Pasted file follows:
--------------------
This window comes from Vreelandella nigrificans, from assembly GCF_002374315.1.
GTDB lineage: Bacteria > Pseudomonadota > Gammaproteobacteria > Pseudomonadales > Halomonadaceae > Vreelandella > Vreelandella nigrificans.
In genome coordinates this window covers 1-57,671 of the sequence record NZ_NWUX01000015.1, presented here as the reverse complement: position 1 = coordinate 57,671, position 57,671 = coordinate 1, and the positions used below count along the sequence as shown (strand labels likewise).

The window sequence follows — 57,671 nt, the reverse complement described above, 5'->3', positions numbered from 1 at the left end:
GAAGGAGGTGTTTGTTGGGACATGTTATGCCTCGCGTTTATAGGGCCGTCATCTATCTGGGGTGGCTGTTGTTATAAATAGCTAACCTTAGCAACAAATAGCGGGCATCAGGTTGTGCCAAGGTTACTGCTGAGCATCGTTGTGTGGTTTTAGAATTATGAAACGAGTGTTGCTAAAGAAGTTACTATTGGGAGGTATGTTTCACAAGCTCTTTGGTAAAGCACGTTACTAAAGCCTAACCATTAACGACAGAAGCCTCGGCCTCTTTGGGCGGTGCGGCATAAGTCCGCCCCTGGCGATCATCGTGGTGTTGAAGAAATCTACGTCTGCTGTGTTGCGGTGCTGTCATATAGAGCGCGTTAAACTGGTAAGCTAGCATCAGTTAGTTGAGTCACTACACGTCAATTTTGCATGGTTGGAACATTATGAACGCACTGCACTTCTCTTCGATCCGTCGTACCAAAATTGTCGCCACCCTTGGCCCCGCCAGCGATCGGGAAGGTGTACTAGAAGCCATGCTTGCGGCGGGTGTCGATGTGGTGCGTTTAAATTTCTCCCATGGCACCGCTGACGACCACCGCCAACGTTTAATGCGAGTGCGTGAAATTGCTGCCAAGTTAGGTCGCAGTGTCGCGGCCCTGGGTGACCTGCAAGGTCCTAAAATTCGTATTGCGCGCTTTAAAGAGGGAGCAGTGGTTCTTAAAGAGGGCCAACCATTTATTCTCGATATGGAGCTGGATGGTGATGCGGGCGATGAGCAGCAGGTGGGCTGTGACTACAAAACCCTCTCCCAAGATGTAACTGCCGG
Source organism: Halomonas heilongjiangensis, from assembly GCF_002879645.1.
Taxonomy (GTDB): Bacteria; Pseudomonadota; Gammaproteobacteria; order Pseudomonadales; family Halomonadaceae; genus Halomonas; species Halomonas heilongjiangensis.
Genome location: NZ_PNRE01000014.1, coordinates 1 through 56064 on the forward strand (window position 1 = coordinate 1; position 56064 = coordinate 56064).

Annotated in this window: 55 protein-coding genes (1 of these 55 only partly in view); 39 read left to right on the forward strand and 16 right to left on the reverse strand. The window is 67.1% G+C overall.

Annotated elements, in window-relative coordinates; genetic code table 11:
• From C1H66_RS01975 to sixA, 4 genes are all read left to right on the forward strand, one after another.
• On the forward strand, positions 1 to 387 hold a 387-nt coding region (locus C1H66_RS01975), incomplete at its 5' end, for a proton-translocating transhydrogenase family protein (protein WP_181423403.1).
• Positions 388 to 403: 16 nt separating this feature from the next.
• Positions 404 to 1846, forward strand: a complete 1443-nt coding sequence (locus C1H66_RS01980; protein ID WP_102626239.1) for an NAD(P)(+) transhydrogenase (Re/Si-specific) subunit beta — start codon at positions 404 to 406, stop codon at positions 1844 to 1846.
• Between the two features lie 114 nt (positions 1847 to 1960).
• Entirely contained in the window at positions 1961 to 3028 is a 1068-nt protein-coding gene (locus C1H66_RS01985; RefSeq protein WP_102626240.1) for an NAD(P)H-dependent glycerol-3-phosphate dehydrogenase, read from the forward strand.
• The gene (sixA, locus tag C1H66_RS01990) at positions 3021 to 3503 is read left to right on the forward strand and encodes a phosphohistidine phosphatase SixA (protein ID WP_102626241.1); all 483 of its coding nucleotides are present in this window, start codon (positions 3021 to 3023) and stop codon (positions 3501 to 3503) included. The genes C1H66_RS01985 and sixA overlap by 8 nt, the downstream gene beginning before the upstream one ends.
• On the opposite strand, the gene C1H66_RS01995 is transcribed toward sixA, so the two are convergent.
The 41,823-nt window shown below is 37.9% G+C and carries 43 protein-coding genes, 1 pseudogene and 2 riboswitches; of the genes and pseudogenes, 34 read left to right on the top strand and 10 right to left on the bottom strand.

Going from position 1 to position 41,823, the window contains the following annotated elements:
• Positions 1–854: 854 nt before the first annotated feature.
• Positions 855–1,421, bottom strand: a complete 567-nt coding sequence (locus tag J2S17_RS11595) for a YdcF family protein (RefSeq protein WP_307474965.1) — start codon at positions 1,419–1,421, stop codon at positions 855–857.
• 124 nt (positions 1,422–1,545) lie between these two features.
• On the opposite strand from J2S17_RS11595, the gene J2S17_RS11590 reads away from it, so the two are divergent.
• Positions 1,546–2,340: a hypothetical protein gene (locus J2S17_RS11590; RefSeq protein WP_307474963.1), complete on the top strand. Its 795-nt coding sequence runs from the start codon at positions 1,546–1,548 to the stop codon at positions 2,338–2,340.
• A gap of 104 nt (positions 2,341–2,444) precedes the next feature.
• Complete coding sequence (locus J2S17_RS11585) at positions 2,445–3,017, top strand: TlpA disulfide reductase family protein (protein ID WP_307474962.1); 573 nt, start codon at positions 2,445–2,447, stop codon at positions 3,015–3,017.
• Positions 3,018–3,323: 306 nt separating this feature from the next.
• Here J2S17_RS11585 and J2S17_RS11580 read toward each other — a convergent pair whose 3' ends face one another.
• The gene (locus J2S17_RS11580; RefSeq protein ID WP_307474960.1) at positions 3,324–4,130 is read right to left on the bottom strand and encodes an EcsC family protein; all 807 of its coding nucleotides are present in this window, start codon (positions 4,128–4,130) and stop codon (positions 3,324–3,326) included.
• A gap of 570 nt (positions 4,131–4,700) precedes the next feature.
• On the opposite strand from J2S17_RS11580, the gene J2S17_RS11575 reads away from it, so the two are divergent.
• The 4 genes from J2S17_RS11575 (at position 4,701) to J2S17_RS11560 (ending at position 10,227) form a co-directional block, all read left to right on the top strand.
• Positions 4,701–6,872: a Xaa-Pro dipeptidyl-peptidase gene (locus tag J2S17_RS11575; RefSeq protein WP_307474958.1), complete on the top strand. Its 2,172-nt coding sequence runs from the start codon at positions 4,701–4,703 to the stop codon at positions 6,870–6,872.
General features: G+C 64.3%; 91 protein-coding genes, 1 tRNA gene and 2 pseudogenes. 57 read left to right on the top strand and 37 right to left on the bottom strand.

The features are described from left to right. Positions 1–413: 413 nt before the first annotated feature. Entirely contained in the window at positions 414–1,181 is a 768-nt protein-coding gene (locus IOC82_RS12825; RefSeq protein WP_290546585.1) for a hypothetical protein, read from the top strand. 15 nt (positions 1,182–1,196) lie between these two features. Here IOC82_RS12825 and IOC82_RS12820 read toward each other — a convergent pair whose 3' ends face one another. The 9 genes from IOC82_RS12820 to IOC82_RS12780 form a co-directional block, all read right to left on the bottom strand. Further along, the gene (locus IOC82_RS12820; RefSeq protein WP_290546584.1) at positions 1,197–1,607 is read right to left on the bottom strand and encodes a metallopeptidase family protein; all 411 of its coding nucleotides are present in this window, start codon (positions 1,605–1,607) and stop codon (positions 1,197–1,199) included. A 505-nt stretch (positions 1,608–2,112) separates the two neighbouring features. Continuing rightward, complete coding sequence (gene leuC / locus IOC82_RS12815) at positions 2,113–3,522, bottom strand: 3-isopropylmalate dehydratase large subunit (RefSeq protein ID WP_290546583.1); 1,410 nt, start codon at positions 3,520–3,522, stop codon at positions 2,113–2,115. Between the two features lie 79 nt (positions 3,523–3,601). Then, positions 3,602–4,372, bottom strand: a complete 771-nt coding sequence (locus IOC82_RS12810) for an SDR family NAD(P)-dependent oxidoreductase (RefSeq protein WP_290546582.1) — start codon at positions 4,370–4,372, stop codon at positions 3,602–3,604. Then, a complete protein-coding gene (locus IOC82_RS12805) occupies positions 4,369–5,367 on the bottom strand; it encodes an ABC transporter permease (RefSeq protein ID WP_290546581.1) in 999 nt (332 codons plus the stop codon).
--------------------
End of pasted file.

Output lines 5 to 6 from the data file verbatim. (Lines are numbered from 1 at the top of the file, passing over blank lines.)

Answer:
GAAGGAGGTGTTTGTTGGGACATGTTATGCCTCGCGTTTATAGGGCCGTCATCTATCTGGGGTGGCTGTTGTTATAAATAGCTAACCTTAGCAACAAATAGCGGGCATCAGGTTGTGCCAAGGTTACTGCTGAGCATCGTTGTGTGGTTTTAGAATTATGAAACGAGTGTTGCTAAAGAAGTTACTATTGGGAGGTATGTTTCACAAGCTCTTTGGTAAAGCACGTTACTAAAGCCTAACCATTAACGACAGAAGCCTCGGCCTCTTTGGGCGGTGCGGCATAAGTCCGCCCCTGGCGATCATCGTGGTGTTGAAGAAATCTACGTCTGCTGTGTTGCGGTGCTGTCATATAGAGCGCGTTAAACTGGTAAGCTAGCATCAGTTAGTTGAGTCACTACACGTCAATTTTGCATGGTTGGAACATTATGAACGCACTGCACTTCTCTTCGATCCGTCGTACCAAAATTGTCGCCACCCTTGGCCCCGCCAGCGATCGGGAAGGTGTACTAGAAGCCATGCTTGCGGCGGGTGTCGATGTGGTGCGTTTAAATTTCTCCCATGGCACCGCTGACGACCACCGCCAACGTTTAATGCGAGTGCGTGAAATTGCTGCCAAGTTAGGTCGCAGTGTCGCGGCCCTGGGTGACCTGCAAGGTCCTAAAATTCGTATTGCGCGCTTTAAAGAGGGAGCAGTGGTTCTTAAAGAGGGCCAACCATTTATTCTCGATATGGAGCTGGATGGTGATGCGGGCGATGAGCAGCAGGTGGGCTGTGACTACAAAACCCTCTCCCAAGATGTAACTGCCGG
Source organism: Halomonas heilongjiangensis, from assembly GCF_002879645.1.